A case study

Natural insulin is cost-effective

Von Arthur Teuscher

A cost sharing project in Dar es Salaam, Tanzania demonstrated that life expectancy and quality of life of diabetic patients can be improved with relatively small investments and a strategy entailing decentralization, cost-sharing at affordable levels and the purchase of natural insulin.

Non-communicable diseases have become increasingly important in developing countries. The rise in diabetes reflects the epidemiological transition in the South and has become an important cause of mortality particularly in urban areas because of non-availability of insulin. The prevalence in urban communities is estimated at about 1-2 per 1000 inhabitants and is expected to triple within the next 25 years. The combination of rising prevalence and life-long complications will lead to a drastic increase of the burden of diabetes on the health care systems of African countries. Life expectancy for a newly diagnosed patient with type 1 (insulin-dependent) diabetes in some parts of Africa is currently as short as 1 year. Regular provision of insulin would significantly improve the prognosis for type 1 patients. However insulin supply is at most intermittent and insulin is often not included in national essential drug lists and too expensive.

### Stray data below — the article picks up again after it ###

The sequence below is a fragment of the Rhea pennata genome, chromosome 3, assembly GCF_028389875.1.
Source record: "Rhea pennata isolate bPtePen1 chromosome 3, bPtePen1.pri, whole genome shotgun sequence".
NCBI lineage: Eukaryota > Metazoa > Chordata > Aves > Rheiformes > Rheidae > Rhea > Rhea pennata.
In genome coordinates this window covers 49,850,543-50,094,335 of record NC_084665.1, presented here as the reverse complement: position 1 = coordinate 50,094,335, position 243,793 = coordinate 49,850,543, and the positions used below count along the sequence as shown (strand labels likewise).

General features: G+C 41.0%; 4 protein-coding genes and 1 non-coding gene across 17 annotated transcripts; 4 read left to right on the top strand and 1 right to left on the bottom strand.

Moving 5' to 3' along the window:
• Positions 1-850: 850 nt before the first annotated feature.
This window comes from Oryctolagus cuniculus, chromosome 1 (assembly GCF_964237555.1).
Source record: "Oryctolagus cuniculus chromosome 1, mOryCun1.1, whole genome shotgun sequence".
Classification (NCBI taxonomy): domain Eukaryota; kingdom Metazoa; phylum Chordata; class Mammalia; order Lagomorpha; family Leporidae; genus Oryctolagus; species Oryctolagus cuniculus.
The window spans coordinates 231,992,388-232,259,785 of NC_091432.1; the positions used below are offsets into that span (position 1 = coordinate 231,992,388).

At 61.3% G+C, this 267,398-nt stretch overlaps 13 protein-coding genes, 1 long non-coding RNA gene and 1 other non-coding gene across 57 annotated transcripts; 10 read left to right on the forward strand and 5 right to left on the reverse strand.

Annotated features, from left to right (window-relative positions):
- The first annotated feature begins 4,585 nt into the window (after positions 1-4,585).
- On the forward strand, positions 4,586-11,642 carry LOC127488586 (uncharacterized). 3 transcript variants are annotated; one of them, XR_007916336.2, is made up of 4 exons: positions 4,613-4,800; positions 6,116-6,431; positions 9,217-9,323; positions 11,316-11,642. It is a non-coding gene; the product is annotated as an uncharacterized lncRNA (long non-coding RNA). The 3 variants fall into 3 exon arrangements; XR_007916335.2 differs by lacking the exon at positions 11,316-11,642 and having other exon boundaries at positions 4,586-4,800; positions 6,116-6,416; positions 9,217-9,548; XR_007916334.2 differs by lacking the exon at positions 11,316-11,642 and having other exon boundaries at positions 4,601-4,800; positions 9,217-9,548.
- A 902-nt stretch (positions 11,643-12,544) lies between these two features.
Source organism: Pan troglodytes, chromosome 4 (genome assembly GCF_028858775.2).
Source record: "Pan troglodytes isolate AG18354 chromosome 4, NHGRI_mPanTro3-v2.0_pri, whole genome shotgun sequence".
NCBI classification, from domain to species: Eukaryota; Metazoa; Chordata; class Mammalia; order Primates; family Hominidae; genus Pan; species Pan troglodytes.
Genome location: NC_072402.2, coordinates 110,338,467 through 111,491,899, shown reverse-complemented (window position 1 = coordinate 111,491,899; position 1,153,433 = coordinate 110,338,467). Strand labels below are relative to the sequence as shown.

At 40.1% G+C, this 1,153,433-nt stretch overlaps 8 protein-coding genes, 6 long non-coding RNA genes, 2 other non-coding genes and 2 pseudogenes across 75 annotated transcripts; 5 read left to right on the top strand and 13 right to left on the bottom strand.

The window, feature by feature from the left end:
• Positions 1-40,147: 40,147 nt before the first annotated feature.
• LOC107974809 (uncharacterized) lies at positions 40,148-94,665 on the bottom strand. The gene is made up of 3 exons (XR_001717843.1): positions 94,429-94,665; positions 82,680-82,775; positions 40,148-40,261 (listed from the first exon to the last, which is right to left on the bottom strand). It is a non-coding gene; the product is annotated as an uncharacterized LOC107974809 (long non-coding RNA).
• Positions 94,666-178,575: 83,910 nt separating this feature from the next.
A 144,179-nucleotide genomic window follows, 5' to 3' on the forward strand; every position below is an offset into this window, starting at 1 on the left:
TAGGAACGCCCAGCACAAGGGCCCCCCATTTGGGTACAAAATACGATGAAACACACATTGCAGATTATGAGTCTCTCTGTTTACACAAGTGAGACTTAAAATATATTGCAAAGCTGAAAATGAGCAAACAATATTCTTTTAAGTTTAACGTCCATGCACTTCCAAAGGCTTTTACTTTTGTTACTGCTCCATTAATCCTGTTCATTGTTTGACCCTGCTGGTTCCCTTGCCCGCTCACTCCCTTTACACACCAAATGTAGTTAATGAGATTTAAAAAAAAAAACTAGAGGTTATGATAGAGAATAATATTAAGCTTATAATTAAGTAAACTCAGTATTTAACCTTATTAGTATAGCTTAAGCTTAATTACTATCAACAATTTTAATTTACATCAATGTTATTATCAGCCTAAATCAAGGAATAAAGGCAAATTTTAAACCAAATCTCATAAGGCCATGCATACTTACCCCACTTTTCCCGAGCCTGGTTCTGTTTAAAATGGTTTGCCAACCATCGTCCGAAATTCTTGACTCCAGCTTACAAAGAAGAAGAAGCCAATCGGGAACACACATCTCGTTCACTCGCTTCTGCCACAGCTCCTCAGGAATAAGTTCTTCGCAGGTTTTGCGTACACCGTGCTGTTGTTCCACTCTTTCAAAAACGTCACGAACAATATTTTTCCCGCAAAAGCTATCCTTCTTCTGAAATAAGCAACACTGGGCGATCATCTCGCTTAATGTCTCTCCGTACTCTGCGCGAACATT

Access to insulin is determined by availability and affordability. An investigation in Tanzania revealed that insulin was available in less than 25% of the required moments. In addition insulin is hardly affordable to patients. In 1992 it was estimated that the cost for insulin in Tanzania (per capita GNP 200US$) was about 150US$ per patient per year. At that time, there were some 20’000 (insulin-dependent: 10%) diabetic patients in Dar es Salaam among a total population of 2 million. Diabetes care was centralised at the National Referral Hospital, Muhimbili Medical Centre. Type 1 diabetes had disappeared from the governmental priority health care list and so did insulin from the national formulary.